HEN DENMARK implemented its tax on saturated fat last year, the world listened. Expressing an interest in this country not seen since the Mohammed cartoon crisis, media outlets from around the world turned their eyes to Copenhagen to ask whether their countries could also implement a similar measure to combat obesity. The jury remains out on whether people actually reduced their fat consumption – businesses say we didn’t, while the only academic study so far says we might have. The evidence of the fat tax’s negative impact on the economy, meanwhile, is incontrovertible: it increased border trade and saddled businesses with a burdensome administrative procedure. Add to that the nearly two billion kroner the tax sucked out of consumers’ pockets over the past 12 months, and there’s no wonder it had little popular support. We wrote in our editorial just after it was implemented last year that the fat tax had the deck stacked against it: businesses were pre-disposed to hate it, nutrition experts questioned its effects, and consumers correctly predicted that prices would rise beyond the actual amount of the tax. Despite its good intentions, the fat tax, it seems, was unable to overcome these defects. Although we remain in favour of public measures to nudge people into acting healthier, the government did the right thing by eliminating fat tax. The government has yet to air new measures aimed at encouraging people reduce their consumption of unhealthy fat and sugar, but when it does, it should keep the lessons of the fat tax’s failure in mind. Firstly, any measure should encourage people to eat right by reducing the cost of healthy foods. Not only would this potentially increase revenue through higher sales, it would also keep consumers at home, rather than sending them abroad to buy less expensive butter and chocolate. If Denmark is lucky, it could possibly even beat the Germans at their own game by attracting their consumers into Danish stores for a change. Secondly, any measure the government passes should cast a narrower net. Taxing an entire nutrient group makes it all but impossible for consumers, no matter how health-conscious they are, to avoid getting caught in a tax dragnet. Narrowly targeted measures, such as New York’s ban on over-sized portions of soda, would seem better suited to swaying consumption, rather than just punishing it. Given the potential for success for measures like the fat tax, we should be asking what went wrong but, more importantly, we should be asking what comes next.

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T’S A WIDELY held conception that Denmark is one of the world’s least corrupt countries. The message is always warmly received, but this isn’t the same as saying that Denmark is free of corruption. I’m not qualified to speak about corruption in general, but there is one area in which I do have an in-depth knowledge: wind power – which is an industry that has managed to thoroughly corrupt the political system. The approval of the construction of a test centre of large land-based wind turbines near the Jutland town of Østerild was forced through parliament despite warnings about the effects it would have on the natural environment in the area and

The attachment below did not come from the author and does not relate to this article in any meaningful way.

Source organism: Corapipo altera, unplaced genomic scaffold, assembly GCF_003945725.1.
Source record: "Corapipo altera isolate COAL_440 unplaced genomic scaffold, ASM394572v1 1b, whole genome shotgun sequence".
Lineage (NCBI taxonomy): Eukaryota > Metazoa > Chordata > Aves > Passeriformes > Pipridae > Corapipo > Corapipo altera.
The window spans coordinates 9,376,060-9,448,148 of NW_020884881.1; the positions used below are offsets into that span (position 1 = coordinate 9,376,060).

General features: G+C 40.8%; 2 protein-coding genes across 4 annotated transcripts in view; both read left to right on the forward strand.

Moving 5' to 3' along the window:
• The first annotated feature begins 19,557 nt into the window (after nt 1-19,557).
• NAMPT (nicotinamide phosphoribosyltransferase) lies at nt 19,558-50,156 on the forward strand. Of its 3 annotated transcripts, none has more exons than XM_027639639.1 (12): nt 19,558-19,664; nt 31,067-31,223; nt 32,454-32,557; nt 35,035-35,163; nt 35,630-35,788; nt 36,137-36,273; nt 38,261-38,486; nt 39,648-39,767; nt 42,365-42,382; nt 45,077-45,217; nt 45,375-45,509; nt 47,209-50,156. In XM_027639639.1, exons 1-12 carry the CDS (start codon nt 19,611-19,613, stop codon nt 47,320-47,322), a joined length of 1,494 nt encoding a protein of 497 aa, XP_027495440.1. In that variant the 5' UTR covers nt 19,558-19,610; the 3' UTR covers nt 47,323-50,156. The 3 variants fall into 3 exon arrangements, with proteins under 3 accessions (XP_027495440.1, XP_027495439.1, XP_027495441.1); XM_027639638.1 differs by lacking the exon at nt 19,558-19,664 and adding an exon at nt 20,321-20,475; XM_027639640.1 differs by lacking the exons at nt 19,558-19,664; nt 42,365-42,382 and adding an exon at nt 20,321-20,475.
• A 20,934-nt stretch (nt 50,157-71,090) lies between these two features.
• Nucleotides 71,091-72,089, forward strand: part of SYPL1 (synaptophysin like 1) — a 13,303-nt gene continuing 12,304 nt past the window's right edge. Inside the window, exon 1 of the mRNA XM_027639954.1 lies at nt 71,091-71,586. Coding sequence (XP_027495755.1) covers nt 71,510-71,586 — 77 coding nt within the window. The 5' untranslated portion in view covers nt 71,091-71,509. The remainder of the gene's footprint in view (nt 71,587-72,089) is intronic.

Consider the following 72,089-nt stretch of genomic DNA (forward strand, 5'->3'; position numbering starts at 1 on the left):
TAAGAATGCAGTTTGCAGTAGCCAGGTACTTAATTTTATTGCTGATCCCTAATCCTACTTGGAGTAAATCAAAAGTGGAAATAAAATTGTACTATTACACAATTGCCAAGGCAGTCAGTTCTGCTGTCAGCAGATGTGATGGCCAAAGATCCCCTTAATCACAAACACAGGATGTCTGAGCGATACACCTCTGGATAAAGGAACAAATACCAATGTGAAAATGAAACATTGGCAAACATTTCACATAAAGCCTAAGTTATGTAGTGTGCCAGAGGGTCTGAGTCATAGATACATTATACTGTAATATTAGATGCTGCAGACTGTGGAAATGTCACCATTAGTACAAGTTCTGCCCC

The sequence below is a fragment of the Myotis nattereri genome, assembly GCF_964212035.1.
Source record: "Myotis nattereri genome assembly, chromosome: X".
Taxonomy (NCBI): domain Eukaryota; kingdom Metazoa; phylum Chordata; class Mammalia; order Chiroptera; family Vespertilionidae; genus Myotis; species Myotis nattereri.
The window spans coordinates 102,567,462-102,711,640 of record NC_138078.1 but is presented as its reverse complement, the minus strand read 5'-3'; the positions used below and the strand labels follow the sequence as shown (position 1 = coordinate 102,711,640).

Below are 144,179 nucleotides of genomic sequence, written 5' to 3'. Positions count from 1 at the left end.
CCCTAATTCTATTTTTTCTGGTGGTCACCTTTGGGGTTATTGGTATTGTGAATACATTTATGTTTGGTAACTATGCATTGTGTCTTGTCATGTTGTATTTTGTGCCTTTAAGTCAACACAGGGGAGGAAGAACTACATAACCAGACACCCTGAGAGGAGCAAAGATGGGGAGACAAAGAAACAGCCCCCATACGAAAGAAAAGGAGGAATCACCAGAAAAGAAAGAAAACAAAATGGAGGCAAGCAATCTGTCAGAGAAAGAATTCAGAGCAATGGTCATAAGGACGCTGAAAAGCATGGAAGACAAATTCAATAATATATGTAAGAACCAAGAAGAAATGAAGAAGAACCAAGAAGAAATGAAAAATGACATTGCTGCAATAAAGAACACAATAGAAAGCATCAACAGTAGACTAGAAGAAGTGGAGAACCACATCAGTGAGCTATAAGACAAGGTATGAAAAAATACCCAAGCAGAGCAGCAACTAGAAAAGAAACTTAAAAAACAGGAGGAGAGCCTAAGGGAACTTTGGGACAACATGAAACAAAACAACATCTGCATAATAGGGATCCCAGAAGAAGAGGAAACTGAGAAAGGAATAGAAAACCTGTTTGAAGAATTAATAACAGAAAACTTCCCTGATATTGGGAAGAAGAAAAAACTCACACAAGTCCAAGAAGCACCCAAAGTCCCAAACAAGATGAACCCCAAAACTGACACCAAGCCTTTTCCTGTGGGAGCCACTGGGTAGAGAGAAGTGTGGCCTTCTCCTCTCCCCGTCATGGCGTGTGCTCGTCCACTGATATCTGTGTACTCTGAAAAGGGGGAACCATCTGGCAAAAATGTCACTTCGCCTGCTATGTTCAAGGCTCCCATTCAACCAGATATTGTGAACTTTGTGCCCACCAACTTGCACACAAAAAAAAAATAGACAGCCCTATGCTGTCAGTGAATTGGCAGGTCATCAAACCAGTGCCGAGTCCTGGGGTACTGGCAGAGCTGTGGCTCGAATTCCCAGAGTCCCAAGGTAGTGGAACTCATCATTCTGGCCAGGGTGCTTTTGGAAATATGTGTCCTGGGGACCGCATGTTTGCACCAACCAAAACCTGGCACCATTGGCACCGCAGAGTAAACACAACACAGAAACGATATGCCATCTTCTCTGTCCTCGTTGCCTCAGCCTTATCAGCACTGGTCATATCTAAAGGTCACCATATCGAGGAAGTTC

which are well documented, can cause illness and render properties uninhabitable. Their complaints, however, are normally rejected by the authorities, who maintain that living close to wind turbines is not associated with any detrimental effects. On October 9, Berlingske newspaper published an article by three Aalborg University scientists, who proved that the official noise calculations are wrong, and that the manipulated figures tone down the problems associated with living near a wind turbine. The authorities have done nothing to show that they have scientific evidence to base their claims on. Their only reaction has been to say that the Aalborg University study is wrong because it does not jibe with the wind power industry’s own findings. We heard this most recently from the environment minister, Ida Auken, who is either being led around by the nose of the people whose interests she’s looking out for, or – as was the case with her predecessor – she is taking part in the misinformation. It’s worth noting that the compensation homeowners living near wind turbines are given to make up for lost property value is based on the falsified noise calculations – which means that people are, in fact, being cheated out of the full amount they are